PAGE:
The Hampton estate and surrounding land totaled 12,000 acres when it was inherited by Carnan, a nephew of the childless Charles Ridgely. Carnan, a state delegate, senator, governor from 1815-18, and father of 14 children with his wife, Priscilla, expanded the property to 25,000 acres — half the size of modern-day Baltimore, including Lutherville, White Marsh and parts of Baltimore City —and made many improvements to the main house and grounds, including adding formal gardens.

Carnan's portrait hangs above the mantle in the music room. Also in the music room is a harp owned by Eliza Eichelberger Ridgely, second wife of Carnan's son, John Ridgely, who was the first child born at Hampton Hall. Hanging in the Great Hall of the main house is a portrait of Eliza Eichelberger Ridgely, a noted horticulturist, sophisticate and world traveler. In the picture, she is playing her harp.

She and her husband were the second largest owners of slaves in Baltimore County, but the family was deeply conflicted about the Civil War, sympathetic toward the South, but worried about the war's effect on their real estate holdings in Maryland, which was a buffer state during the war, according to the guide book.

The estate has changed little since then, except to dwindle in acreage as profits from farming declined in the early 1900s. The Great Depression made maintenance and property taxes too expensive, and after World War II, the property's sixth and final owner, John Ridgely Jr., sold it to the Avalon Foundation.

The foundation donated the property to the National Park Service, which was faced with post-war budget problems and appointed the Society for Preservation of Maryland Antiquities as custodian. Under President Harry Truman, the site was designated by the Secretary of the Interior as the Hampton National Historic Site on June 22, 1948, according to the guide book.

By the time Burnett was born in 1968, the 24,000-square-foot house had been a museum for 20 years.

"It is a very large house and after the war, it was really impossible for the family to live there," Burnett said. "It just was too much."

But its long history of private ownership is well preserved, from bed steps with a recessed chamber pot in a children's bed chamber to a bell-ringing system for servants that is still connected in the Great Hall. Even the bell in the bell tower of the farm house still works, said Annie Albert, 24, of Ruxton, a former intern at the site, who came back for a day last week to help decorate the house for the holidays.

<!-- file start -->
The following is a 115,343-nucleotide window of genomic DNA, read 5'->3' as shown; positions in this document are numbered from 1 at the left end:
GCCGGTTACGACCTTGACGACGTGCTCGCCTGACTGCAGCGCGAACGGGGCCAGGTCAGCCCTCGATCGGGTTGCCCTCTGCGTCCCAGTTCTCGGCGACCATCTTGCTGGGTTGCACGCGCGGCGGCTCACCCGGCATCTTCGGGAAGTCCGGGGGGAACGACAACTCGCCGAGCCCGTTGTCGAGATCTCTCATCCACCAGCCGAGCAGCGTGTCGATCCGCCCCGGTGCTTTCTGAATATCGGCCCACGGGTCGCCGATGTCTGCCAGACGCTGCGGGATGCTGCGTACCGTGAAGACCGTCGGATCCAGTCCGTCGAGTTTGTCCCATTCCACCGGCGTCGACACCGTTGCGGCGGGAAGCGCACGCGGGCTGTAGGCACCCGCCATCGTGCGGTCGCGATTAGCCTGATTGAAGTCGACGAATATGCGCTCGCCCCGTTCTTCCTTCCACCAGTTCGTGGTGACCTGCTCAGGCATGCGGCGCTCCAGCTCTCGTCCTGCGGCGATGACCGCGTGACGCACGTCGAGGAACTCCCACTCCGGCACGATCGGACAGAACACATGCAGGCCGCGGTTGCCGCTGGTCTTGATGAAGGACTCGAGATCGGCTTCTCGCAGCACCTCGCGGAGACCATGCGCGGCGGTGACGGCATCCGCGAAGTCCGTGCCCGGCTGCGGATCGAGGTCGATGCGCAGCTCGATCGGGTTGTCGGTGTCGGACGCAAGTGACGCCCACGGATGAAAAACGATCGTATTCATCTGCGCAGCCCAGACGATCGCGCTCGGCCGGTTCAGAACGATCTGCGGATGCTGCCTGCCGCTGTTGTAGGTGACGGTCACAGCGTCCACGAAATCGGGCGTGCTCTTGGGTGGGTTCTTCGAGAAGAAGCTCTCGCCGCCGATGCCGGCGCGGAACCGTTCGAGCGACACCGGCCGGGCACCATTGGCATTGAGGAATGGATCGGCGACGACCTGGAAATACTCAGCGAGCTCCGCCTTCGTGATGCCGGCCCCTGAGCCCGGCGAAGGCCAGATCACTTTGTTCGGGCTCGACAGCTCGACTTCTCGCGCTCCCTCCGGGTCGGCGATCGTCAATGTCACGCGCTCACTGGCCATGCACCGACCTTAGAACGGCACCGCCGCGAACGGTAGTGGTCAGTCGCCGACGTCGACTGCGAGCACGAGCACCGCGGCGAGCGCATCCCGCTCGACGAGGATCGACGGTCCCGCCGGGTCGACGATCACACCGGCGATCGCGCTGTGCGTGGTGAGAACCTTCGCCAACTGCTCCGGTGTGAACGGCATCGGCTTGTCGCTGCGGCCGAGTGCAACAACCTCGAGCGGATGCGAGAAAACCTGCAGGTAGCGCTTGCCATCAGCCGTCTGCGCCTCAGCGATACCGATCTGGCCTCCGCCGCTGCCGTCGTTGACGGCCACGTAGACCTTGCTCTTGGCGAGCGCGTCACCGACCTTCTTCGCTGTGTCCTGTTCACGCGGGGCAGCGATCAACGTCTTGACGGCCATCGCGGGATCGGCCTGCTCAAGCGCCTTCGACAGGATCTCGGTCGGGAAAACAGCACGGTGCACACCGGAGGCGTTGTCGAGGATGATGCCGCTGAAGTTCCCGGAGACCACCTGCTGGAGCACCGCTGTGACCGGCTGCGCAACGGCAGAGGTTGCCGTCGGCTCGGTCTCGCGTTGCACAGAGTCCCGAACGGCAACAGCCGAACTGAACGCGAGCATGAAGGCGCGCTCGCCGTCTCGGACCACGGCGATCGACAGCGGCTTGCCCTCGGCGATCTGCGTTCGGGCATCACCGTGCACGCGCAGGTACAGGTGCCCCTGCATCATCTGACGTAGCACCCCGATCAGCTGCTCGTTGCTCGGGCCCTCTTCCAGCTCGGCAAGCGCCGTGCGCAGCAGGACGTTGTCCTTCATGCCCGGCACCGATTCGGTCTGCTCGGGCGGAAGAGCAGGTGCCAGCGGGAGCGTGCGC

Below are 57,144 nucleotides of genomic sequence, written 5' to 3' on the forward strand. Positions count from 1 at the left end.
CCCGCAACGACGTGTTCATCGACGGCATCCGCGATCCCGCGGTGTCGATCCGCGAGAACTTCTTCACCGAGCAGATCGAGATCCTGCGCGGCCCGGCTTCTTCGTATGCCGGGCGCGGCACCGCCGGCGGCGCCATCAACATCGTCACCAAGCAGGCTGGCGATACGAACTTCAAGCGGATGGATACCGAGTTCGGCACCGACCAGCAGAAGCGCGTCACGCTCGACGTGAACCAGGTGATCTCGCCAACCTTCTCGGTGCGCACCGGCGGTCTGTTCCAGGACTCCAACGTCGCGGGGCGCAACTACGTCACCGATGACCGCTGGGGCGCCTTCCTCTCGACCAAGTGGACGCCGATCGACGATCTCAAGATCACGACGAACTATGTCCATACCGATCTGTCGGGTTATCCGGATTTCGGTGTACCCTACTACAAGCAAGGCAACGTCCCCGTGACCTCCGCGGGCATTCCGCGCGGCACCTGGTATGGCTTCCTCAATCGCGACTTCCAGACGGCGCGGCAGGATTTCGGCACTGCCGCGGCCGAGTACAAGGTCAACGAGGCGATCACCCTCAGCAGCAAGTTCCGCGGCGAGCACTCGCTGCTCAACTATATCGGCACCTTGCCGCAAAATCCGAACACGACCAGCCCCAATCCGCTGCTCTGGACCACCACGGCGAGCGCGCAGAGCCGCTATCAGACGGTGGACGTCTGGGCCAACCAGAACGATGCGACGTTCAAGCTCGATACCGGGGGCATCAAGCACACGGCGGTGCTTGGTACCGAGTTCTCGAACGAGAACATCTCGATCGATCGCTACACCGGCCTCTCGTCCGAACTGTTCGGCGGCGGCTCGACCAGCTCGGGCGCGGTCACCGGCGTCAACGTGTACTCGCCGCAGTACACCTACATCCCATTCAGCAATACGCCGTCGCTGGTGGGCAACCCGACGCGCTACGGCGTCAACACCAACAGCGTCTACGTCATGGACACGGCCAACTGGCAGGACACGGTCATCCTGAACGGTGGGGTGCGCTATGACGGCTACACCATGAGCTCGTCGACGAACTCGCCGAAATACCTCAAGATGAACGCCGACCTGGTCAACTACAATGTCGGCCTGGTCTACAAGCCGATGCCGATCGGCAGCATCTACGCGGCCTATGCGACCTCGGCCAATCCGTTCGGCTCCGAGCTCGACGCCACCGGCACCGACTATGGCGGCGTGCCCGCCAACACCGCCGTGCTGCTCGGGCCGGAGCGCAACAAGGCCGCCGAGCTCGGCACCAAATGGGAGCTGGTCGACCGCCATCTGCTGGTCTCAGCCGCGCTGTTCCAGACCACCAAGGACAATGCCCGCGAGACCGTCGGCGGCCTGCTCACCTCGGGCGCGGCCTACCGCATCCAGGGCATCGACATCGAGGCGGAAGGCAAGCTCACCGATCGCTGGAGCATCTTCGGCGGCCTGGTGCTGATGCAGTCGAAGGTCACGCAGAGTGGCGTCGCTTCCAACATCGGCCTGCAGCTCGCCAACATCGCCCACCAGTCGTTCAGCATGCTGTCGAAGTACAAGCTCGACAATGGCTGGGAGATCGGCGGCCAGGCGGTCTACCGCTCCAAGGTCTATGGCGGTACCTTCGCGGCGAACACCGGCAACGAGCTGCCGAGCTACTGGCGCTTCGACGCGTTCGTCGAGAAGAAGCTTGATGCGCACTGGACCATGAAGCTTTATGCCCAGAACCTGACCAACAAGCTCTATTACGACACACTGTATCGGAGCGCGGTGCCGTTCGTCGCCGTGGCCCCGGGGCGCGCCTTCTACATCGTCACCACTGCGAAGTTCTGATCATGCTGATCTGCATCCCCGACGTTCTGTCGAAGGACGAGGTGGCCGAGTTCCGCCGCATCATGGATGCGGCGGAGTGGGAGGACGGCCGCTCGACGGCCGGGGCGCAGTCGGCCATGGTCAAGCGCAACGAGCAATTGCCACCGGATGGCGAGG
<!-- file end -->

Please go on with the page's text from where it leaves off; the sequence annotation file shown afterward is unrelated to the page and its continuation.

Authentic holiday setting

Weidman, curator since 2008 and as a consultant since 1998, has worked hard to make the house more authentic for the holidays, even setting tables with period silverware (1790-1810) in the parlor. But she also has refrained from decorating the master bedroom of Gov. Ridgely — because his wife was an ardent Methodist and eschewed elaborate Christmas decorations.

"It's not decorated," she stressed. "It's done authentically."

A stocking hangs by the fireplace in the children's room and old-fashioned decorations sit on a trunk. Weidman, who took off her shoes before walking around the room, showed several holiday-themed books of yesteryear, including one titled, "Evil Deeds and Consequences," with illustrations of "naughty children" with names like Greedy Kate and Cruel Jack mistreating their pets. Another, kinder Christmas book, circa 1858, is called "Little Tales With Lots of Pretty Pictures for Little Folks."

And Weidman showed excerpts from a diary kept by Eliza Eichelberger Ridgely's daughter, also named Eliza and nicknamed Didy, at Christmastime in 1841, with excerpts such as, "At night we read the new Christmas gift books and fixed some of the servants Christmas gifts."

For Albert, who has an undergraduate degree in history from Susquehanna University in Pennsylvania and is applying to graduate schools to study historic preservation and architectural history, it's a time of year to appreciate the mansion even more.

"It's still such a beautiful place," she said, wearing pink rubber gloves to protect the furnishings. "I love how you can come here and feel how the site was."

All the holiday decorations deepen Burnett's appreciation for the Hampton site. She said the house has been decorated for the holidays as far back as she can remember, but that the Yuletide Celebration, a tradition since the 1980s, has grown more and more in recent years, to include crafts, storytelling and other events.

"I feel like that has become more elaborate," Burnett said. "It definitely gets you in the mood, and I think the visitors feel the same way."

For a schedule of events during Holidays at Hampton, go to www.nps.gov/hamp/planyourvisit/yuletide-at-hampton.htm.